2) Please state, in exactly five words, your interest in music/sound.

It speaks to the heart.

3) Now please state, in exactly five syllables, how you might describe your process of work.

Slowly and in pain.

In Fours:

1) Using the rhythm of the famous four-note opening to Beethoven's Fifth Symphony (i.e. short, short, short, looong), please tell us a fact about you that we may not know.

I climb indoooooors.

2) Who are four people that have influenced your musical tastes?

André 3000, Jay Kay of Jamiroquai, Al Jarreau and Bobby Brown.

3) Name your preference: The Fab Four, The Four Tops or just good ol' Four-on-the-floor music?

The Four Tops.

In Threes:

1) Name three artists (composers, popular music, etc.) that make you feel all warm and squishy inside.

Al Jarreau, Richard Bona and Michael Jackson.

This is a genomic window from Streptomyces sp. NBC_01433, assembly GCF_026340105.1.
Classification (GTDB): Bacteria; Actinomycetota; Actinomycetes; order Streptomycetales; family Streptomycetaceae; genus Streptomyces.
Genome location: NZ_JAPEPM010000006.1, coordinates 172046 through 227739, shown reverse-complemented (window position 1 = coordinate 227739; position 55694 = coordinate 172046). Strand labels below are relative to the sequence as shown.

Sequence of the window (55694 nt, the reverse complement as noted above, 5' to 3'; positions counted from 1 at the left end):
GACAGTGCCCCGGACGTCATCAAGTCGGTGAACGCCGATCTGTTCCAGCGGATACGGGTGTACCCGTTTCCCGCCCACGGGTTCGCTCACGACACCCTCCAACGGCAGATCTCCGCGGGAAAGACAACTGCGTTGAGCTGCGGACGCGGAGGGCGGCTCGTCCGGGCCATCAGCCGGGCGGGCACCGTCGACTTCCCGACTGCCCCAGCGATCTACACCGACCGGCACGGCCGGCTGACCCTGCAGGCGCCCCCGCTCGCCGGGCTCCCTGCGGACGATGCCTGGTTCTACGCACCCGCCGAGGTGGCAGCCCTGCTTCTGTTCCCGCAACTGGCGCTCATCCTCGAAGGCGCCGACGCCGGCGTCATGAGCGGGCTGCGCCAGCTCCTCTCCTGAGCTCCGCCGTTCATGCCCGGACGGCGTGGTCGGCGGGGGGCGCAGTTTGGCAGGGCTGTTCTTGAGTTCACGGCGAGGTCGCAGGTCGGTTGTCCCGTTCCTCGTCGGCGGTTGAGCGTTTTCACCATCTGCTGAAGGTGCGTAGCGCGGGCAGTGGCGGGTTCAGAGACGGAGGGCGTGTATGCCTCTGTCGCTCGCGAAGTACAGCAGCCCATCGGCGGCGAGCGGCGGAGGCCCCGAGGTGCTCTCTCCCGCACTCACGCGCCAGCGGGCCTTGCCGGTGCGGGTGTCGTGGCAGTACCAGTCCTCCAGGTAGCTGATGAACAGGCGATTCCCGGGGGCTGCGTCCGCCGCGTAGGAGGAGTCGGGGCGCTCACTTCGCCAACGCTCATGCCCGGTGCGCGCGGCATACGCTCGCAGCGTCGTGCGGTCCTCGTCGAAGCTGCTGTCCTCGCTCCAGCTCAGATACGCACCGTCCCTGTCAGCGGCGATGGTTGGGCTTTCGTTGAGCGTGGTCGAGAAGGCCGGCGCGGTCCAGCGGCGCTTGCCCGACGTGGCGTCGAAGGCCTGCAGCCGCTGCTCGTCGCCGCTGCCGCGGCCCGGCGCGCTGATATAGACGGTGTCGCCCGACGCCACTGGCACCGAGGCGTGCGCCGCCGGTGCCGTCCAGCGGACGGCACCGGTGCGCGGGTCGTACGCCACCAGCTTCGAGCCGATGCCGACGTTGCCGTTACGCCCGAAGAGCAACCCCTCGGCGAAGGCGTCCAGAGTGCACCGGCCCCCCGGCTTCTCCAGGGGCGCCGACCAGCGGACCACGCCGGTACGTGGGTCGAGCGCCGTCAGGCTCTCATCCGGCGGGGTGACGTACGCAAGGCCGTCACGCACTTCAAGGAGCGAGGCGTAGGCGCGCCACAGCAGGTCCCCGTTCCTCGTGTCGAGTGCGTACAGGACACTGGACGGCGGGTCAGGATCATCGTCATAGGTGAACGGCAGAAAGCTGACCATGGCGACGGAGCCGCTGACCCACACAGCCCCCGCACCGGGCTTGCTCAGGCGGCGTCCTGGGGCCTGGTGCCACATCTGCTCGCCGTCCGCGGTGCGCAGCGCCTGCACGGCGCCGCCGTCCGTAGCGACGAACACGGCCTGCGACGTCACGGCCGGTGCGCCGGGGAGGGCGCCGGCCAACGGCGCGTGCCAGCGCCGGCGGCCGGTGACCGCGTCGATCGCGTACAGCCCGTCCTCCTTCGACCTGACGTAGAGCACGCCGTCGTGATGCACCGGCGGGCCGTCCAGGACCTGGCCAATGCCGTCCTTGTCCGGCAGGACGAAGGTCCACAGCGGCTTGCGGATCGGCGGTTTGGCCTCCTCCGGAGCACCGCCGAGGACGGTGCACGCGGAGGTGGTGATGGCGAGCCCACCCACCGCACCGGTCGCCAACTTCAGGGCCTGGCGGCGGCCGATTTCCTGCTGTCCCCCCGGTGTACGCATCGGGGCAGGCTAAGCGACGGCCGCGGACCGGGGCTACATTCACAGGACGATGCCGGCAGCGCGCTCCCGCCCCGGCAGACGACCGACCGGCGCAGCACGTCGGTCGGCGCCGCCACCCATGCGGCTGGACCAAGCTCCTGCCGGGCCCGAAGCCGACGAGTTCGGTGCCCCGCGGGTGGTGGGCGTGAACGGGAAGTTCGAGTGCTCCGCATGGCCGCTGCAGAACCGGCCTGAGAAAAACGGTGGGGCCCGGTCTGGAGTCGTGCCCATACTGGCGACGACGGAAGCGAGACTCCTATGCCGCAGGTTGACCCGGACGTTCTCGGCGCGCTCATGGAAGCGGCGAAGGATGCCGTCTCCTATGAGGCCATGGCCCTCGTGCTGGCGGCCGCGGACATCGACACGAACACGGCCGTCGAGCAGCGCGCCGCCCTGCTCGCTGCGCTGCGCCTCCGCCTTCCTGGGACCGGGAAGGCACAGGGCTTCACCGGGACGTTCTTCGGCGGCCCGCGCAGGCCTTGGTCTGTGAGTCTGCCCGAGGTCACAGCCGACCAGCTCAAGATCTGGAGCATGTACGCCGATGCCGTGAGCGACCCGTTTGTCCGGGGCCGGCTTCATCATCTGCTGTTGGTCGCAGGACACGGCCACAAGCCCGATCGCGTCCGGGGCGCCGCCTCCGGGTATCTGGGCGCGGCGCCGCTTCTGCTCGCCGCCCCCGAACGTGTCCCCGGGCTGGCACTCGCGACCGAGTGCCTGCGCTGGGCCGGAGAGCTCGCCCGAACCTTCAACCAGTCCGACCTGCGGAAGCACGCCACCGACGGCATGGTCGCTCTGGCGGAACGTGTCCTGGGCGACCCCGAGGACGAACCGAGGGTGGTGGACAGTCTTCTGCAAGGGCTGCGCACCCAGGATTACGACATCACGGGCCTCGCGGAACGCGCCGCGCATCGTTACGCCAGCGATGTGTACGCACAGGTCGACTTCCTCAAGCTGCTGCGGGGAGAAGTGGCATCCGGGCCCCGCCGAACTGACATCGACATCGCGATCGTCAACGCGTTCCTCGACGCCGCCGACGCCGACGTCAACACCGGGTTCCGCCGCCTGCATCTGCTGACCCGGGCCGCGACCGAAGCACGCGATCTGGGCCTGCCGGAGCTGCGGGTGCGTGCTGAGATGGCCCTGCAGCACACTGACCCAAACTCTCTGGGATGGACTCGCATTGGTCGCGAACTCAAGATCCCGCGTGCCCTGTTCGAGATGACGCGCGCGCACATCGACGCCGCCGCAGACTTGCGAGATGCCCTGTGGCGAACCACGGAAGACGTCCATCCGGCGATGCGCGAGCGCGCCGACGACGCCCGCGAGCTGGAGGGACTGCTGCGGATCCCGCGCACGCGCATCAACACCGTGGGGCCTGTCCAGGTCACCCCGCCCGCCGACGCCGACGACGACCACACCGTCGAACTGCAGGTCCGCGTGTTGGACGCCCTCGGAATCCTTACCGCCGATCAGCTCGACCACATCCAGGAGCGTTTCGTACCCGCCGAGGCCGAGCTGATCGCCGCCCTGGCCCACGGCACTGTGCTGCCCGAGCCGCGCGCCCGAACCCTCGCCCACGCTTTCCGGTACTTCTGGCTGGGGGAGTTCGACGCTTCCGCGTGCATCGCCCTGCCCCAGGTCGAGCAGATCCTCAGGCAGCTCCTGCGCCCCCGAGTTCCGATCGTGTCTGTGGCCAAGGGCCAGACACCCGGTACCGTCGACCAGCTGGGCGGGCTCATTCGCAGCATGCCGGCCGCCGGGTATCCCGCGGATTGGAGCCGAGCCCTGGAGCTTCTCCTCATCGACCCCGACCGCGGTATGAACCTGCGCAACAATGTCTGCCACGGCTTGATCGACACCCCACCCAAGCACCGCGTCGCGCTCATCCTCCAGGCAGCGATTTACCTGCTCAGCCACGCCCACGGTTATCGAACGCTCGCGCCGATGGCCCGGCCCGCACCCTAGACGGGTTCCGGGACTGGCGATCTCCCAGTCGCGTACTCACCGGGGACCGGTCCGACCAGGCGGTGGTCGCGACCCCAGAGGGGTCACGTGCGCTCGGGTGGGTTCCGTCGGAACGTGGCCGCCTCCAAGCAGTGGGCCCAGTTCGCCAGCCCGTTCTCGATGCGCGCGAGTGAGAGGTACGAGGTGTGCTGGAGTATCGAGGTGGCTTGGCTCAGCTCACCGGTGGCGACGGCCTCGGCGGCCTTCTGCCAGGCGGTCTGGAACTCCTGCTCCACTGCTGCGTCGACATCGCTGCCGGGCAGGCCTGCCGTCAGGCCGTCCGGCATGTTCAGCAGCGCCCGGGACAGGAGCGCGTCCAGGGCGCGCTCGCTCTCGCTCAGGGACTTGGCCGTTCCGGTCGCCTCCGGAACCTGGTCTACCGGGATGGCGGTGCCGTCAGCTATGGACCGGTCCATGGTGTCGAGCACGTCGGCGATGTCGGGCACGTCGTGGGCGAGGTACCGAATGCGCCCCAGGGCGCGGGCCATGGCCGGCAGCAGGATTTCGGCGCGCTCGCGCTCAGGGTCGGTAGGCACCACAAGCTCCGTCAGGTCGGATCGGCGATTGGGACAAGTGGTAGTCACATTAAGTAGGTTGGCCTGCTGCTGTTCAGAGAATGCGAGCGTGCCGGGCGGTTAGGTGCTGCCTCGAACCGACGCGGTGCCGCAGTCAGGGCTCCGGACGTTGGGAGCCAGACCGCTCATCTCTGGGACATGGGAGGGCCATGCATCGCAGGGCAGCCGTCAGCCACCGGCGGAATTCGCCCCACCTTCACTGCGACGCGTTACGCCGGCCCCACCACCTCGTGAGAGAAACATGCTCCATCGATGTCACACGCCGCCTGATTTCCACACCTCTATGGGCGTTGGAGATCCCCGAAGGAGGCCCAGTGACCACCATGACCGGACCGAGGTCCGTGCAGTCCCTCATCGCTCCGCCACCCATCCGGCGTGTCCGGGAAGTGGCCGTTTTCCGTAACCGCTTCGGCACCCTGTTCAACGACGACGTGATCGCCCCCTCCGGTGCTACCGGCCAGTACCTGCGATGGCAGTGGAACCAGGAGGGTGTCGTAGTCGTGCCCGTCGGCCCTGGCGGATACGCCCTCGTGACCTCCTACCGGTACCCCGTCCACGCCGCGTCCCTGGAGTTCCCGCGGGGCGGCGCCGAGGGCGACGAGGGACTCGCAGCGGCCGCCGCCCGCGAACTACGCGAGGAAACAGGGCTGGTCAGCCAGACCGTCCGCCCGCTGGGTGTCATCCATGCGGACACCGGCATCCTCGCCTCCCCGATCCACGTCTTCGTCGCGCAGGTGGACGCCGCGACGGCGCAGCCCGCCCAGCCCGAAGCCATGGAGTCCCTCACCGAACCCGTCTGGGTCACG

2) Name three artists that make you want to wretch.

Los Del Rio (Macarena), Dr. Bombay and Aqua.

3) Address either three of your listed artists (in either category) with one question each or three questions to one artist.

Dear Mr Jarreau, are you really that great to women or is it just a jargon?

Hey mr Bona, would you kindly tell me what the beautiful song "Eyala" is about?

Michael, did you really molest those children?

In Twos:

1) List and describe two projects on which you're currently working.

I'm currently writing my thesis about sound design. As it looks we're going to evaluate a few middleware tools from a software perspective. Unfortunately I don't have a music or sound design project at the moment so feel free to contact me :)

2) And how are they both going?

The thesis is coming along slowly but surely. The other non-existant project is what it is ;)

3) How do you feel they are challenging your current skill set?

I'm learning a lot about middleware which is improving my understanding about the tools.

In Ones:

1) Name one environmental element of the creative process that you find essential.

Other creative people.

2) What is one area in which you hope to improve your work?

Sound design.

3) What is one thing you would like people to know when listening to your work?

Don't take life too serious, it's a video game anyway :)